Julia’s Review: Has Anyone Seen Jessica Jenkins?

Jessica Jenkins

A third review by Julia this week.  Has Anyone Seen Jessica Jenkins? by Liz Kessler

Three words:  funny, exciting, unique
Favorite part: I really liked when Izzy got a super power.
Favorite character:  Izzy because she was most like me- nerdy and a little geeky.
How I felt:  I got excited in this book, especially when they broke in to the house where Max was imprisoned.

Synopsis from Candlewick “Jessica Jenkins has always been a perfectly ordinary girl—until one day part of her arm vanishes in the middle of geography class! Jessica’s friends Izzy and Tom are determined to help her develop her newfound invisibility, though Jessica is more concerned with discovering where the ability came from. When it becomes apparent that there may be other kids developing strange powers of their own, Jessica marshals them into a slapdash band of “slightly superheroes.” But when an unscrupulous adult discovers the origin of their powers and kidnaps one of the team, the rest must put their heads—and all of their skills—together to avert disaster.”

Julia’s Review: Lucky Strike

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Another review by seventh-grade expert, Julia.  Lucky Strike by Bobbie Pyron

Three words:  touching, charming, comfortable (the town felt comfortable, not like the book itself was soft and cozy)
Favorite person: Chum because he was nice to everybody. I sort of pitied him because he was just looking for a friend, but no one wanted to be his friend until Nate and Gen came along.
Favorite part:  When Ruth and Rebecca found the turtle nest.

Synopsis from Arthur Levine Books “Nate Harlow would love to be lucky, just once!

He’d like to win a prize, get picked first, call a coin toss right, even! But his best friend, Genesis Beam (aka Gen), believes in science and logic, and she doesn’t think for one second that there’s such a thing as luck, good or bad. She doesn’t care what names the other kids call them. She cares about being right, about saving the turtles of Paradise Beach, and she cares about Nate.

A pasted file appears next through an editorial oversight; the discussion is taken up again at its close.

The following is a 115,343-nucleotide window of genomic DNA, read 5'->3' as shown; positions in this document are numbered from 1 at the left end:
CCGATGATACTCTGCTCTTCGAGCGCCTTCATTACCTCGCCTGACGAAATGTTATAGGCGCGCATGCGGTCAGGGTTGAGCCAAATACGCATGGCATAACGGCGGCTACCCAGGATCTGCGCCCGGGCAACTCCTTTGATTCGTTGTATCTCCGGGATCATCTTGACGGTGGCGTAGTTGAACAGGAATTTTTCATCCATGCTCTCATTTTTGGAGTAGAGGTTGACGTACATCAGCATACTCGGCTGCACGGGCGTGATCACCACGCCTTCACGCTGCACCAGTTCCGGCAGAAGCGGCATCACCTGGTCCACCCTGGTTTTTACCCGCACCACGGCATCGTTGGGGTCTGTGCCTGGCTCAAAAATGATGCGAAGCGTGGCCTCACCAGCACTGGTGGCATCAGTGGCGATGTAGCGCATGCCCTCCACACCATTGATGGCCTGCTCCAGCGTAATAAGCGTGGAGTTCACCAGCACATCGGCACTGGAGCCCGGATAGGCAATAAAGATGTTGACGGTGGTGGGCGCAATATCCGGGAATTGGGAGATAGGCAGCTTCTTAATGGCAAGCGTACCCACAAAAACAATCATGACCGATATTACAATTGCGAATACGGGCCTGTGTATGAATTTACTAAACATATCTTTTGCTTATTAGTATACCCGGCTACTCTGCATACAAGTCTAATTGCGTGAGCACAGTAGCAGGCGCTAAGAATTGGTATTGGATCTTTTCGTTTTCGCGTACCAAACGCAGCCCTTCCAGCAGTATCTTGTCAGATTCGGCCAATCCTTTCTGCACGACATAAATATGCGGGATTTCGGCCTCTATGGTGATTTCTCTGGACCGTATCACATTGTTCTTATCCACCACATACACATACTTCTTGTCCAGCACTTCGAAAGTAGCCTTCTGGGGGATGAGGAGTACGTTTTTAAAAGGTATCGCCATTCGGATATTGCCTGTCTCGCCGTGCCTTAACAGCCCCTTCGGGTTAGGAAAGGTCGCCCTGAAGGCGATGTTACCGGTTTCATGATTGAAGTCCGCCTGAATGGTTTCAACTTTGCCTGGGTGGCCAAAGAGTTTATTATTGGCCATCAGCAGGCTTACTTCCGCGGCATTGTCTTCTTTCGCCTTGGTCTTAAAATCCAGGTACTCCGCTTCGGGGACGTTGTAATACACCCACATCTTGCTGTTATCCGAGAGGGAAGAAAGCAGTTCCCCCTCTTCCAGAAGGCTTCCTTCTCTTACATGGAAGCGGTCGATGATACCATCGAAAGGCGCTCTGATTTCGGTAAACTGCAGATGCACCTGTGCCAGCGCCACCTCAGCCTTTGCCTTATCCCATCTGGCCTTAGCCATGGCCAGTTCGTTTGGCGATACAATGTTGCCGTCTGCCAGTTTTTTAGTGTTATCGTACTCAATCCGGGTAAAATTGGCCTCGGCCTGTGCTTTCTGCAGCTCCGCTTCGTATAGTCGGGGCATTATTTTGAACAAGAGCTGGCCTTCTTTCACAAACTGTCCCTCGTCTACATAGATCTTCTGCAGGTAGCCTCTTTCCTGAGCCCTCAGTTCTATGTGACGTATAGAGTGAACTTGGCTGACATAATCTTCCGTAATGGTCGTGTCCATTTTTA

Then, on his birthday, at the Goofy Golf mini-golf course, Nate is struck by lightning — and survives! Suddenly baseballs are drawn to his bat-popular kids want HIM on their side. It seems the whole town of Paradise Beach thinks Nate has the magic touch.

But is there room for Gen in Nate’s lucky new world?”

Julia’s Review: Paper Things

Paper Things

 

This spring, I posted about Paper Things by Jennifer Richard Jacobson.  Recently, my expert reviewer, Julia wrote the following review.  Julia is a rising seventh grader.

Three words:  heart-wrenching, horribly real, painful (not like it was a bad book, just Ari’s situation was painful)
The book made me feel. . .  sorry for Ari because she had lost so much and was very lost in the world. I was confused by why they had left home.
Favorite character:  Daniel. He was so funny and kind and made Ari feel much better.
Favorite part:  When they organized Crazy Hat Day and got the school traditions back.

Synopsis from Candlewick “When Ari’s mother died four years ago, she had two final wishes: that Ari and her older brother, Gage, would stay together always, and that Ari would go to Carter, the middle school for gifted students. So when nineteen-year-old Gage decides he can no longer live with their bossy guardian, Janna, Ari knows she has to go with him. But it’s been two months, and Gage still hasn’t found them an apartment. He and Ari have been “couch surfing,” staying with Gage’s friend in a tiny apartment, crashing with Gage’s girlfriend and two roommates, and if necessary, sneaking into a juvenile shelter to escape the cold Maine nights. But all of this jumping around makes it hard for Ari to keep up with her schoolwork, never mind her friendships, and getting into Carter starts to seem impossible. Will Ari be forced to break one of her promises to Mama? Told in an open, authentic voice, this nuanced story of hiding in plain sight may have readers thinking about homelessness in a whole new way.”

A Little Bit Scary Picture Book: Wolf’s Coming!

Wolfs Coming

Picture books are an excellent way to explore scary emotions in a controlled, safe environment.

I read Wolf’s Coming! written and illustrated by Joe Kulka at preschool story time five times last week.  With each group, I enjoyed watching the children’s eyes widen as they scrunched closer to their caregivers whenever I turned a page.  Until, that most important page which allowed them to release their fear.  The relief on their faces was priceless.